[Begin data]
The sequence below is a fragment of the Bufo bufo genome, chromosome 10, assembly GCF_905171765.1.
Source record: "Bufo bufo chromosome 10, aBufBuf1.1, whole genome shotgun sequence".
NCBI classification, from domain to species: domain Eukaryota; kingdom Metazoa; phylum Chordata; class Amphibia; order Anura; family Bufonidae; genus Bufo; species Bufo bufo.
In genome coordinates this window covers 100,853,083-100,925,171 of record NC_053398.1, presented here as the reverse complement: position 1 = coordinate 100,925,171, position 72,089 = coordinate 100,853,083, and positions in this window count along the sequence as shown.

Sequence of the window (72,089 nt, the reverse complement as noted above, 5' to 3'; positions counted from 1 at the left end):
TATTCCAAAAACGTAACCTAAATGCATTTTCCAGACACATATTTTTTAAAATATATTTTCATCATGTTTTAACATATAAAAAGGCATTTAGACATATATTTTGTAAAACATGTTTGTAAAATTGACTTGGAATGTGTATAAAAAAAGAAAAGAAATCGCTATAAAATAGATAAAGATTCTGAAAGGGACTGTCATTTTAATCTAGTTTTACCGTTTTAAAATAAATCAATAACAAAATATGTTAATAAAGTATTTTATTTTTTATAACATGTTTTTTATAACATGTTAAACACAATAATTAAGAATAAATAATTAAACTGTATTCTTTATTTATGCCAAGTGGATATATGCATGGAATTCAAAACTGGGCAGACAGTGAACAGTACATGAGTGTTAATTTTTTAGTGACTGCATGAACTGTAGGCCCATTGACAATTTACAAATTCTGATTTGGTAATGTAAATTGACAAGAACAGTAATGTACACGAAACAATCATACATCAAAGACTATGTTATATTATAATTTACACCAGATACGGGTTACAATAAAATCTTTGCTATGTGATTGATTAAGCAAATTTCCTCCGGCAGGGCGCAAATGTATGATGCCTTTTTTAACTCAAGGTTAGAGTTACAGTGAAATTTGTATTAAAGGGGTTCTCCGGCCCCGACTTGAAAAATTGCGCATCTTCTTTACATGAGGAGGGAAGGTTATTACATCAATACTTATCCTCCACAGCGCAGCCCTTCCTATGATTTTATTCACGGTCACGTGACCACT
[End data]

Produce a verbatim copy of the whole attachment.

The sequence below is a fragment of the Bufo bufo genome, chromosome 10, assembly GCF_905171765.1.
Source record: "Bufo bufo chromosome 10, aBufBuf1.1, whole genome shotgun sequence".
NCBI classification, from domain to species: domain Eukaryota; kingdom Metazoa; phylum Chordata; class Amphibia; order Anura; family Bufonidae; genus Bufo; species Bufo bufo.
In genome coordinates this window covers 100,853,083-100,925,171 of record NC_053398.1, presented here as the reverse complement: position 1 = coordinate 100,925,171, position 72,089 = coordinate 100,853,083, and positions in this window count along the sequence as shown.

Sequence of the window (72,089 nt, the reverse complement as noted above, 5' to 3'; positions counted from 1 at the left end):
TATTCCAAAAACGTAACCTAAATGCATTTTCCAGACACATATTTTTTAAAATATATTTTCATCATGTTTTAACATATAAAAAGGCATTTAGACATATATTTTGTAAAACATGTTTGTAAAATTGACTTGGAATGTGTATAAAAAAAGAAAAGAAATCGCTATAAAATAGATAAAGATTCTGAAAGGGACTGTCATTTTAATCTAGTTTTACCGTTTTAAAATAAATCAATAACAAAATATGTTAATAAAGTATTTTATTTTTTATAACATGTTTTTTATAACATGTTAAACACAATAATTAAGAATAAATAATTAAACTGTATTCTTTATTTATGCCAAGTGGATATATGCATGGAATTCAAAACTGGGCAGACAGTGAACAGTACATGAGTGTTAATTTTTTAGTGACTGCATGAACTGTAGGCCCATTGACAATTTACAAATTCTGATTTGGTAATGTAAATTGACAAGAACAGTAATGTACACGAAACAATCATACATCAAAGACTATGTTATATTATAATTTACACCAGATACGGGTTACAATAAAATCTTTGCTATGTGATTGATTAAGCAAATTTCCTCCGGCAGGGCGCAAATGTATGATGCCTTTTTTAACTCAAGGTTAGAGTTACAGTGAAATTTGTATTAAAGGGGTTCTCCGGCCCCGACTTGAAAAATTGCGCATCTTCTTTACATGAGGAGGGAAGGTTATTACATCAATACTTATCCTCCACAGCGCAGCCCTTCCTATGATTTTATTCACGGTCACGTGACCACT